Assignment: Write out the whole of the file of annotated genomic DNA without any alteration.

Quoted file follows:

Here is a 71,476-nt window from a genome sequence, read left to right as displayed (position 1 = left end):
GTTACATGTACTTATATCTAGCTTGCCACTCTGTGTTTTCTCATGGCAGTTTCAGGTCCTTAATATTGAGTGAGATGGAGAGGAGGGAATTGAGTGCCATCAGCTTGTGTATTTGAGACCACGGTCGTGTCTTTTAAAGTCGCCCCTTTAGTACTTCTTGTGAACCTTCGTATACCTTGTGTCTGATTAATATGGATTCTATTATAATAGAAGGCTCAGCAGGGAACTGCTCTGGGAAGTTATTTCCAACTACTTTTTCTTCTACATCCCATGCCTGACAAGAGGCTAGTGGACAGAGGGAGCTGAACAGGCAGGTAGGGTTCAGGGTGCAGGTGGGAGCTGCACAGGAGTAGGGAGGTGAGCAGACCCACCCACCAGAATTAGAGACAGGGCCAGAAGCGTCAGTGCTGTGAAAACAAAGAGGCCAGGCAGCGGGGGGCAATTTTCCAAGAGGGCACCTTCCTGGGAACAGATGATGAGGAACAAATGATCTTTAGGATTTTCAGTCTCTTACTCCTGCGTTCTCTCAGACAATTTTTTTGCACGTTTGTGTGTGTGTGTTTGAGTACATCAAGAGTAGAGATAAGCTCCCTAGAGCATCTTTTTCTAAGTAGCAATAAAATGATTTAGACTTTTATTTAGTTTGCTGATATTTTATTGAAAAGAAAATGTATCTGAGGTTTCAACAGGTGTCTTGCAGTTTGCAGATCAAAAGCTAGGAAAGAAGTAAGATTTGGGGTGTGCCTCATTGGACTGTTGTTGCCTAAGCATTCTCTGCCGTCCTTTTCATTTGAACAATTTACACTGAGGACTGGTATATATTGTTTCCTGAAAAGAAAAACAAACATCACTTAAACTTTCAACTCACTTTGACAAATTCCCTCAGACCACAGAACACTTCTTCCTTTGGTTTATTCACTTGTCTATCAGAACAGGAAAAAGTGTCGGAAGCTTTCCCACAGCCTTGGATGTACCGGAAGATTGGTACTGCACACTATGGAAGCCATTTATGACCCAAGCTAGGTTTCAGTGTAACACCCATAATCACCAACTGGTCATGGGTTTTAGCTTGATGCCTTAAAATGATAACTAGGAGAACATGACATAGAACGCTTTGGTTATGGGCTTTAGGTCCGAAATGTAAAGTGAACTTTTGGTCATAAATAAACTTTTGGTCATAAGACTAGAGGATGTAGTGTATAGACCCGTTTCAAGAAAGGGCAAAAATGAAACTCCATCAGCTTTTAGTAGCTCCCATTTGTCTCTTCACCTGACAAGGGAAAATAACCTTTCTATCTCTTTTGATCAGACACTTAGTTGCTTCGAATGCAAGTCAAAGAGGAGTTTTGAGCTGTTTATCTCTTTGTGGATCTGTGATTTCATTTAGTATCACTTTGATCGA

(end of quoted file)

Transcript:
Here is a 71,476-nt window from a genome sequence, read left to right as displayed (position 1 = left end):
GTTACATGTACTTATATCTAGCTTGCCACTCTGTGTTTTCTCATGGCAGTTTCAGGTCCTTAATATTGAGTGAGATGGAGAGGAGGGAATTGAGTGCCATCAGCTTGTGTATTTGAGACCACGGTCGTGTCTTTTAAAGTCGCCCCTTTAGTACTTCTTGTGAACCTTCGTATACCTTGTGTCTGATTAATATGGATTCTATTATAATAGAAGGCTCAGCAGGGAACTGCTCTGGGAAGTTATTTCCAACTACTTTTTCTTCTACATCCCATGCCTGACAAGAGGCTAGTGGACAGAGGGAGCTGAACAGGCAGGTAGGGTTCAGGGTGCAGGTGGGAGCTGCACAGGAGTAGGGAGGTGAGCAGACCCACCCACCAGAATTAGAGACAGGGCCAGAAGCGTCAGTGCTGTGAAAACAAAGAGGCCAGGCAGCGGGGGGCAATTTTCCAAGAGGGCACCTTCCTGGGAACAGATGATGAGGAACAAATGATCTTTAGGATTTTCAGTCTCTTACTCCTGCGTTCTCTCAGACAATTTTTTTGCACGTTTGTGTGTGTGTGTTTGAGTACATCAAGAGTAGAGATAAGCTCCCTAGAGCATCTTTTTCTAAGTAGCAATAAAATGATTTAGACTTTTATTTAGTTTGCTGATATTTTATTGAAAAGAAAATGTATCTGAGGTTTCAACAGGTGTCTTGCAGTTTGCAGATCAAAAGCTAGGAAAGAAGTAAGATTTGGGGTGTGCCTCATTGGACTGTTGTTGCCTAAGCATTCTCTGCCGTCCTTTTCATTTGAACAATTTACACTGAGGACTGGTATATATTGTTTCCTGAAAAGAAAAACAAACATCACTTAAACTTTCAACTCACTTTGACAAATTCCCTCAGACCACAGAACACTTCTTCCTTTGGTTTATTCACTTGTCTATCAGAACAGGAAAAAGTGTCGGAAGCTTTCCCACAGCCTTGGATGTACCGGAAGATTGGTACTGCACACTATGGAAGCCATTTATGACCCAAGCTAGGTTTCAGTGTAACACCCATAATCACCAACTGGTCATGGGTTTTAGCTTGATGCCTTAAAATGATAACTAGGAGAACATGACATAGAACGCTTTGGTTATGGGCTTTAGGTCCGAAATGTAAAGTGAACTTTTGGTCATAAATAAACTTTTGGTCATAAGACTAGAGGATGTAGTGTATAGACCCGTTTCAAGAAAGGGCAAAAATGAAACTCCATCAGCTTTTAGTAGCTCCCATTTGTCTCTTCACCTGACAAGGGAAAATAACCTTTCTATCTCTTTTGATCAGACACTTAGTTGCTTCGAATGCAAGTCAAAGAGGAGTTTTGAGCTGTTTATCTCTTTGTGGATCTGTGATTTCATTTAGTATCACTTTGATCGA